Some 27,000 people have travelled to Washington D.C. this week to attend the largest annual gathering of earth and space scientists in the world. For students, attending AGU Fall Meeting is an incredibly enriching experience.
Getting up on stage in front of colleagues to give a talk, or standing in front of a poster detailing your research for several hours, is a big deal for anyone at Fall Meeting and can be a defining moment in a young scientist’s career. Whether giving a talk or preparing a presentation there’s more to AGU than just science.
“The AGU Fall meeting has become a huge networking place,” says Jamie Austin, Senior Research Scientist at UTIG and one of AGU’s foremost development champions. “It’s like the old trade fairs in the Middle Ages. People would gather nominally to buy and sell things, but really it was a chance to get together. That’s why AGU is so important: rubbing elbows with 27,000 colleagues over five days is an eye-opening experience for anyone attending, but especially for students.”
The AGU Fall Meeting is a five day event with thousands of posters, oral sessions, keynote talks and other meetings and side-events. Attending Fall Meeting, however, is expensive. The cost of registration fees, hotel and flight tickets mean that for many students, especially those living outside the U.S., attending Fall Meeting without a travel support grant is just too expensive.
I challenge you to give a million dollars to get these kids to AGU Fall.”
The AGU’s Student Travel Grants program provides support for a few fortunate students. While the program has certainly helped, the need to do more continues to grow. Only 18% of nearly 1,300 applicants received travel grants for the 2018 Fall Meeting.
“There’s clearly an unfulfilled need,” says Austin. “A lot of these young professionals don’t have access to resources to get to the meeting. It’s an expensive meeting to attend and we need to augment the support that AGU’s giving. So I’m saying to the membership: I challenge you to give a million dollars to get these kids to the Fall Meeting. If the membership gives a million, I’ll give a million.”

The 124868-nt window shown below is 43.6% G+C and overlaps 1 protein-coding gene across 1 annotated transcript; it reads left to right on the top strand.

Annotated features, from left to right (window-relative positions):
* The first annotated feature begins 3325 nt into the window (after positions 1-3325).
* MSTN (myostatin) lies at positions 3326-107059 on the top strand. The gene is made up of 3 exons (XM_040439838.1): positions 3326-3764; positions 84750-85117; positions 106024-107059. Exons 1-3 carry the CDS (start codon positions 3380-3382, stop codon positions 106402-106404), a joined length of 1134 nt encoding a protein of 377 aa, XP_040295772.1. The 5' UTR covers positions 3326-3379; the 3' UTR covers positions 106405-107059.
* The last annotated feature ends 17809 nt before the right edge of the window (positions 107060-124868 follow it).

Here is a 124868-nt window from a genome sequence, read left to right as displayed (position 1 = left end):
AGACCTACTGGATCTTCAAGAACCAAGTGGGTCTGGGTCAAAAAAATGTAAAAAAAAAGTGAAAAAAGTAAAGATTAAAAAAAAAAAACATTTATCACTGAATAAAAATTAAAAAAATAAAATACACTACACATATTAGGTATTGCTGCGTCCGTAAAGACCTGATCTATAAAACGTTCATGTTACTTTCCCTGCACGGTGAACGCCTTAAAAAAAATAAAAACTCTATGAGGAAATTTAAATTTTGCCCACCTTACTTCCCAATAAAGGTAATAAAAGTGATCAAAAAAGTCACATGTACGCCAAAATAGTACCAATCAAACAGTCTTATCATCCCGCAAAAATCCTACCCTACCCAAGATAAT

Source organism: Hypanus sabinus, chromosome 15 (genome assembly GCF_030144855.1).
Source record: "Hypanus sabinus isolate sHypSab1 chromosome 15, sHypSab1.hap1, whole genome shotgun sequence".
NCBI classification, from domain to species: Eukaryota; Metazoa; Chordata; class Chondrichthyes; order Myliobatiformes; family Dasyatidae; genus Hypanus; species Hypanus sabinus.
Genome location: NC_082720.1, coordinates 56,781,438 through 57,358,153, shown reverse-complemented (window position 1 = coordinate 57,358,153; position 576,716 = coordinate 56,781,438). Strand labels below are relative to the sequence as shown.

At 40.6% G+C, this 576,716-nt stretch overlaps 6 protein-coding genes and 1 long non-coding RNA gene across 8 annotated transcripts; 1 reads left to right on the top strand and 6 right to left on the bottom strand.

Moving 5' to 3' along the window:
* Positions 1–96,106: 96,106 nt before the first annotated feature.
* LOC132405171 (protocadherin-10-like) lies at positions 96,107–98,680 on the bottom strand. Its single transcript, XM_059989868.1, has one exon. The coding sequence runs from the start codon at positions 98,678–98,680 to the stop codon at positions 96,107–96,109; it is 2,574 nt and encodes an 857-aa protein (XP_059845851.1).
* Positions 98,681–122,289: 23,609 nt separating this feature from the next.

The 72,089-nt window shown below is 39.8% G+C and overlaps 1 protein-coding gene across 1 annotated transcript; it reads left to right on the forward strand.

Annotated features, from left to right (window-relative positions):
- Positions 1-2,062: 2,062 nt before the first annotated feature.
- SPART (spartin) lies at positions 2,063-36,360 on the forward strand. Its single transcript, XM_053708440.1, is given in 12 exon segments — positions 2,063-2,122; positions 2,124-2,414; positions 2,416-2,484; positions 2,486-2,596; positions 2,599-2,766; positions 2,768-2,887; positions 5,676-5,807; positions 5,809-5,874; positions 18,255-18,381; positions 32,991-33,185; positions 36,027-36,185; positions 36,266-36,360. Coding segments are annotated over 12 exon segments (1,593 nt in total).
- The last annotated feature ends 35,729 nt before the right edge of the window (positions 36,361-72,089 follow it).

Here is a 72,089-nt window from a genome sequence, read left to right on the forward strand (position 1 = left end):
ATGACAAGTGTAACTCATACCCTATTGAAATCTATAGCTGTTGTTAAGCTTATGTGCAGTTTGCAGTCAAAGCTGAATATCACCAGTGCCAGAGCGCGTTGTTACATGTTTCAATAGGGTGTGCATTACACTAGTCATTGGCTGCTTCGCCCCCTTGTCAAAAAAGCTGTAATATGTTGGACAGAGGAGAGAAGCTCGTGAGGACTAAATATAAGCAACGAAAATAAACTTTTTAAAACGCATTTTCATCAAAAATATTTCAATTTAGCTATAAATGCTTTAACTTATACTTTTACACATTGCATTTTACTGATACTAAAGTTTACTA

One of the students benefitting from an AGU travel grant this year is Patty Standring, an undergraduate student at the University of Texas Jackson School of Geosciences. Before deciding to become a geoscientist, Patty spent 10 years in the Air Force. She knew that the unique opportunities offered by Fall Meeting could permanently alter the course of her new career; however, the decision to attend had to be weighed against practicalities such as income and class schedules.
“As a veteran, I completely rely on the GI bill for my tuition and housing allowance. The little money I earn is completely dependent on the hours I am able to contribute. I have to weigh that very carefully with how much I need to study for my classes. When I realized how much it was going to cost me to go I decided to apply for the travel grant.”
Being selected for a travel grant was a huge relief.
“I was very worried about covering my bills, but getting the travel grant really helped me feel comfortable with my decision to go. I feel very grateful that these grants exist, because it allows students to go to conferences who wouldn’t normally be able to.”